The Pentagon and the Russian military traded accusations Thursday of failing to live up to the "cessation of hostilities" agreement in Syria, casting doubt on the viability of the proposed deal for U.S.-Russian coordination on operations against the Islamic State of Iraq and Syria, or ISIS.
"We're waiting for the [Syrian] regime and the Russians to comply with the terms" of the cessation arrangement by guaranteeing safe passage to a convoy of aid trucks that has been held up at the Turkish border, said Peter Cook, the Pentagon press secretary. "There will be no military coordination until those terms are met."
Russia countered that the U.S. was guilty of "non-fulfillment" of its own obligations under the cessation of hostilities to stop "moderate" rebels backed by the U.S. from attacking areas controlled by the forces of Syrian President Bashar al-Assad.
In a Facebook posting, Russia's Defense Ministry said, "Only the Syrian army has been observing the ceasefire regime within these three days of implementation of the agreements while the US-led 'moderate opposition' has been increasing the number of shellings of residential quarters."
"From the first minute, Russia has been meeting its obligations to enforce the cessation of hostilities in Syria," the Defense Ministry said.
Cook said the cessation of hostilities was largely holding, but Staffan de Mistura, the special United Nations envoy for Syria, said in Geneva that there was still a red tape "problem" with getting the aid convoys moving.
De Mistura said the Syrian government had yet to provide "facilitation letters" that would allow aid convoys to pass through army checkpoints and reach besieged areas. "We cannot let days of this reduction of violence be wasted by not moving forward," he said.
Under the deal worked out by Secretary of State John Kerry and Russian Foreign Minister Sergei Lavrov, all parties involved in the Syrian civil war were to observe a cessation of hostilities starting on Monday that was to last seven days.
Kerry said Monday that the plan was "designed to advance the process of trying to reduce the violence so that we can get people to a table" and "begin to negotiate a political transition and the restoration of a peaceful and united Syria."
State Department spokesman John Kirby said, "For us, it gives us a real shot at keeping Assad from barrel bombing and gassing his own people as well as the opposition; and more critically, if a cessation of hostilities can be maintained and reduced violence can be established and sustained, and humanitarian access, it can get the opposition back to the table with the regime in Geneva under the [United Nations], get a political process started. That's the real goal here."
The difficult part for the Defense Department, if the cease-fire holds, is the Kerry-Lavrov deal to have the U.S. and Russian militaries work together under a joint cooperation agreement to coordinate operations and airstrikes against ISIS and the al-Qaida-affiliated Al-Nusra Front, which now goes by the name Jabhat Fateh al-Sham (Front for the Conquest of Syria).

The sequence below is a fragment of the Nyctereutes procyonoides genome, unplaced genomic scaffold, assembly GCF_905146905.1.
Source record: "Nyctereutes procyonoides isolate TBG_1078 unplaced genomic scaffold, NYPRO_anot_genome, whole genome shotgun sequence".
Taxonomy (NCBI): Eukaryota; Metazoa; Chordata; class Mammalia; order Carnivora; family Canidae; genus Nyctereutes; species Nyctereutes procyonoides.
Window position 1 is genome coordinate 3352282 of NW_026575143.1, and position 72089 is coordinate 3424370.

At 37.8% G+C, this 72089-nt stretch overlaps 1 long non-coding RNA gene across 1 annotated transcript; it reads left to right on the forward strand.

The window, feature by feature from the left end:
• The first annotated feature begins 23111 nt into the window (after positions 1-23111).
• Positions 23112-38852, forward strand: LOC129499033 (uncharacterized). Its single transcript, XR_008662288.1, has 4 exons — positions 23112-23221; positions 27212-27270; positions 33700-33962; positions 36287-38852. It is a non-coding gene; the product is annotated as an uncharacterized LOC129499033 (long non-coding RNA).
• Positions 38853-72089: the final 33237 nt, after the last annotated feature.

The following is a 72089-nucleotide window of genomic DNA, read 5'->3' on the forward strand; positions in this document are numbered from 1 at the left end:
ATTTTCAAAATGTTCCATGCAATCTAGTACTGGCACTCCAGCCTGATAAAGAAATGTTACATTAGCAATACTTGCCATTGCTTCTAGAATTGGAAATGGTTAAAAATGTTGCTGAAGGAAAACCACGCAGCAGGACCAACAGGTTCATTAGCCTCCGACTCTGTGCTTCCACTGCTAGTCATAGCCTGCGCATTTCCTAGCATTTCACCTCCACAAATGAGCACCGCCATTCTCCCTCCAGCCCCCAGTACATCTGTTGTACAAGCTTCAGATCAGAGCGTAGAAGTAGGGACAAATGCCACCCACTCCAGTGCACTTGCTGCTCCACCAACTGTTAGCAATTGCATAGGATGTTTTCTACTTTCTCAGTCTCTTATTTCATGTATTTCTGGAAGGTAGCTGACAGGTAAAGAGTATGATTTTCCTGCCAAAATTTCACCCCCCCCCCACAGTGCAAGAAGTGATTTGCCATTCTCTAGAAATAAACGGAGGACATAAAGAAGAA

At a Pentagon news conference, Cook said coordination with the Russians would be run out of a Joint Implementation Center, but a location for the center had yet to be determined.
He also said that the U.S. and Russian militaries working together would require a change in the U.S. law barring military cooperation with Russia, but "we're putting the cart before the horse."
The U.S. is prepared to meet the legal requirements, but the Russians first must rein in Assad's forces and allow humanitarian aid delivery, and "that's not happened yet," he said.
Cook also denied recent reports of friction between Kerry and Defense Secretary Ashton Carter over cooperating with the Russian military, reflecting concerns within the uniformed military, which has traditionally treated Russia as an aggressor state.
In congressional testimony, Joint Chiefs Chairman Gen. Joseph Dunford has identified Russia as the main "existential" threat to the U.S. However, Cook said Carter "absolutely supports Secretary Kerry's efforts."
In the course of Syria's 66-month-old civil war, numerous efforts to arrange a cease-fire leading to peace talks in Geneva have failed. Most recently, the U.S. and Russia arranged a cessation of hostilities in February, but it fell apart within a month.
A surge in violence followed, displacing more Syrians internally and sending hundreds of thousands more refugees fleeing to Europe. According to the United Nations, about 6.6 million Syrians have been displaced and another five million have become refugees, mostly in squalid refugee camps in neighboring Jordan, Turkey and Lebanon.
Cook said the U.S. campaign against ISIS in Syria is continuing and will not be affected by the tentative agreements brokered by Kerry.
U.S. Central Command said that U.S. and coalition aircraft carried out 10 strikes in northeastern Syria on Wednesday against ISIS targets.
-- Richard Sisk can be reached at Richard.Sisk@Military.com.